“Everybody knows we have a health care crisis, exemplified by both cost inflation and an obesity epidemic, in the United States. It was only a matter of time before employers started taking action,” Ho said.
Health insurance premiums have skyrocketed since 2000, growing 59 percent, far faster than the 12.3 percent rise in average pay, according to the Kaiser Family Foundation, a nonprofit research firm in Menlo Park, Calif. Studies have shown that nonsmokers alone save companies an average of $1,000 a year.
When PacifiCare’s health credits program was announced last summer, the reaction from employees ranged from enthusiasm to suspicion. About half the employees signed up, with about 15 percent doing enough to qualify for the $15 biweekly credit.
“Some people said I don’t want anybody to know this stuff,” said Jennifer Horn, 31, chief of staff of the corporate health services group.
The company assured employees that individually identifiable data would be kept confidential and made available to health professionals only with the employee’s permission. There were also complaints from people who reported that some co-workers were cheating, that the person next to them was eating a candy bar or chips and was still getting the credits for healthy eating.
Mandatory exercise on the horizon
While PacifiCare’s program is strictly voluntary and is currently based on the honor system, Ho said the company plans to introduce modifications to make it stricter in the next few years. Parts of the program may become mandatory, and there may be monitoring of reported indicators of health such as weight loss and exercise. Perhaps, he said, the company may conduct weigh-ins, give out pedometers linked to a computer system or issue swipe cards for gyms to record the amount of a time an employee spends there.
“Some of these behaviors like exercising regularly and eating right should be the default. Soon, those that don’t do this may have to pay more or risk a penalty,” Ho said. “This is the future of health care.”
But even voluntary programs worry people such as Mark A. Rothstein, director of the Institute for Bioethics, Health Policy and Law at the University of Louisville School of Medicine. He said lower-paid employees may feel greater pressure to participate.
“I think it’s a tax that some of the lower-paid workers perhaps can’t afford,” Rothstein said.
Under the PacifiCare system, employees earn incentive credits in various ways, whether by using an online diary to log their food and exercise, by participating in one of 16 health education classes or even by maintaining a gym membership. The company’s main Southern California campus just outside of Los Angeles is being transformed to match the company’s new emphasis on health. Vending machines are being stocked with water and nuts rather than soda and chocolates. Posters encourage people to take the stairs. On-site yoga classes have begun.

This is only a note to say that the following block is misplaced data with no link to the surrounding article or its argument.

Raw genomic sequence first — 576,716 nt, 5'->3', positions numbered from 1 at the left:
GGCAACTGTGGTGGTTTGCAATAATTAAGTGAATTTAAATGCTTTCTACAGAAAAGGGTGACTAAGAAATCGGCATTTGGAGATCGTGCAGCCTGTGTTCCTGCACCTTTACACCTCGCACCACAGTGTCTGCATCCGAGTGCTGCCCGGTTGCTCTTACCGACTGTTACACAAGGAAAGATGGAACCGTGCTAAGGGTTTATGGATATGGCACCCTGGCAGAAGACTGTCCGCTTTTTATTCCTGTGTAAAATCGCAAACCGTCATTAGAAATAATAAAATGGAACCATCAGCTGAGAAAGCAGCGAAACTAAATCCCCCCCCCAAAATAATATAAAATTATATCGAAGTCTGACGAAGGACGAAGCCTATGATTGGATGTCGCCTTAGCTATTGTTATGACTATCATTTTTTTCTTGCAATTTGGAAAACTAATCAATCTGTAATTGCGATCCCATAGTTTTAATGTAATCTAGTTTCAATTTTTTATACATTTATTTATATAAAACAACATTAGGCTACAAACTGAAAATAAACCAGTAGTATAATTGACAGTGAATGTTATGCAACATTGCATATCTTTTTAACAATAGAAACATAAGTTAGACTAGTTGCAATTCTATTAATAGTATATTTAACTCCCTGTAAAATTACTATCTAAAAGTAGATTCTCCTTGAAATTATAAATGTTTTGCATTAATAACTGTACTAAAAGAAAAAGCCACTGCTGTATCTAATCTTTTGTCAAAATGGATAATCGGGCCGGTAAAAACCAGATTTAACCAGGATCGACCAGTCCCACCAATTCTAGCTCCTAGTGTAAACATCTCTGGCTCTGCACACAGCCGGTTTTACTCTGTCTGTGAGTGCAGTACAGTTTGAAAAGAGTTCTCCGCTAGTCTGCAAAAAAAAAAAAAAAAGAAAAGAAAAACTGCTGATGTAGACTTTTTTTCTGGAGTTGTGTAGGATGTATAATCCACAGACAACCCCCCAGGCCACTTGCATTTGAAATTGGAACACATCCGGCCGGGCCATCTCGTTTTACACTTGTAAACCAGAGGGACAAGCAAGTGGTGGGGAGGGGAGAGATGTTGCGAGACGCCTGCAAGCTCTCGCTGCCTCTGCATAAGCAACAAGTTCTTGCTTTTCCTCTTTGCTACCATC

For some, benefits easy to digest
Sharon Richard, 62, an executive associate in major accounts whose family has suffered heart attacks and stroke, said she signed up because she had started an exercise program when she turned 60 and wanted a way to continue her progress.
“It’s about a lifestyle change and your company supporting you in that,” Richard said.
As a first step in signing up, employees fill out a detailed assessment form with their height, weight and family health background. A computer program suggests exercise programs and menus based on a person’s background and stated goals. Among the input it might give is that a person’s caloric intake leans too much to starches or that the calories are not balanced enough throughout the day.
PacifiCare’s program allows employees to consult with dieticians and fitness experts via e-mail. The workers have the choice of allowing these “coaches” to look through their diet and exercise logs, or not.
Graham, who works for the company’s dental and vision division, said he had not exercised in years and was becoming increasingly worried by his doctor’s warnings to exercise more and eat better. Two of his co-workers have dropped out of the program, but he and another woman have stayed on and are happier for it. Graham has lost 45 pounds, he said, and his “diet partner” 40 pounds.
He said the privacy he has given up is worth the results he has received, especially since the program is voluntary.
“Forcing workers is one thing — I don’t think that’s really right,” said Graham, a five-year employee who recently turned 46. “But incentivizing, I think it’s awesome. Everybody wins. The company wins because they save money on health care premiums, and the employees win because they are in better shape.”
He said the interactive nature of the program keeps him on track, monitoring every move like his mother might once have, and giving him unsolicited advice and admonishing messages when he is not fulfilling his goals.
“I feel guilty when I don’t do it,” Graham said.
Ã‚Â© 2005 The Washington Post Company